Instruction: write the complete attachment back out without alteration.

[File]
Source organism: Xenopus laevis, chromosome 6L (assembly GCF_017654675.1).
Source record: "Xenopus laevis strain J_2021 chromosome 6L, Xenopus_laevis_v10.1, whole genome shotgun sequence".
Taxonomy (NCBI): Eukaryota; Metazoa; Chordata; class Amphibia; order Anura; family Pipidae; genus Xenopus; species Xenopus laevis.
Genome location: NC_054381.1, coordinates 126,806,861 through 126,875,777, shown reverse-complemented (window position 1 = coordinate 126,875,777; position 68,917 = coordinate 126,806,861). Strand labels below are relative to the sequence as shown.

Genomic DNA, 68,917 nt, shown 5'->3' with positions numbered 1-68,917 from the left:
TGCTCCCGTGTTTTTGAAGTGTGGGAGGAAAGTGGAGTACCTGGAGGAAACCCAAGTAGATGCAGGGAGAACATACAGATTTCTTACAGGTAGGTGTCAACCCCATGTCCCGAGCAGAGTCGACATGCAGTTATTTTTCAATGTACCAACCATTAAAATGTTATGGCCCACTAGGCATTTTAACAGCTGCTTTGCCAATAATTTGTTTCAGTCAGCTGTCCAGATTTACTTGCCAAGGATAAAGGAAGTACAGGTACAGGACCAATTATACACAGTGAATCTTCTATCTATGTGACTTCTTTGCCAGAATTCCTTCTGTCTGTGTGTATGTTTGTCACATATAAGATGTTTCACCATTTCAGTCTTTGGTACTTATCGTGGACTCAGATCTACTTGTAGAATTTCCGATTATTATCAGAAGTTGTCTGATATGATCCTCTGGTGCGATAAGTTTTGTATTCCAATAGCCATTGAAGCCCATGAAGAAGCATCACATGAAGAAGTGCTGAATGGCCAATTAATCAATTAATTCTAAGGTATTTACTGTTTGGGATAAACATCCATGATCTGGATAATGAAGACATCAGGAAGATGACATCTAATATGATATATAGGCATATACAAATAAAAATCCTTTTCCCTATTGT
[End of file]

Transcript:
Source organism: Xenopus laevis, chromosome 6L (assembly GCF_017654675.1).
Source record: "Xenopus laevis strain J_2021 chromosome 6L, Xenopus_laevis_v10.1, whole genome shotgun sequence".
Taxonomy (NCBI): Eukaryota; Metazoa; Chordata; class Amphibia; order Anura; family Pipidae; genus Xenopus; species Xenopus laevis.
Genome location: NC_054381.1, coordinates 126,806,861 through 126,875,777, shown reverse-complemented (window position 1 = coordinate 126,875,777; position 68,917 = coordinate 126,806,861). Strand labels below are relative to the sequence as shown.

Genomic DNA, 68,917 nt, shown 5'->3' with positions numbered 1-68,917 from the left:
TGCTCCCGTGTTTTTGAAGTGTGGGAGGAAAGTGGAGTACCTGGAGGAAACCCAAGTAGATGCAGGGAGAACATACAGATTTCTTACAGGTAGGTGTCAACCCCATGTCCCGAGCAGAGTCGACATGCAGTTATTTTTCAATGTACCAACCATTAAAATGTTATGGCCCACTAGGCATTTTAACAGCTGCTTTGCCAATAATTTGTTTCAGTCAGCTGTCCAGATTTACTTGCCAAGGATAAAGGAAGTACAGGTACAGGACCAATTATACACAGTGAATCTTCTATCTATGTGACTTCTTTGCCAGAATTCCTTCTGTCTGTGTGTATGTTTGTCACATATAAGATGTTTCACCATTTCAGTCTTTGGTACTTATCGTGGACTCAGATCTACTTGTAGAATTTCCGATTATTATCAGAAGTTGTCTGATATGATCCTCTGGTGCGATAAGTTTTGTATTCCAATAGCCATTGAAGCCCATGAAGAAGCATCACATGAAGAAGTGCTGAATGGCCAATTAATCAATTAATTCTAAGGTATTTACTGTTTGGGATAAACATCCATGATCTGGATAATGAAGACATCAGGAAGATGACATCTAATATGATATATAGGCATATACAAATAAAAATCCTTTTCCCTATTGT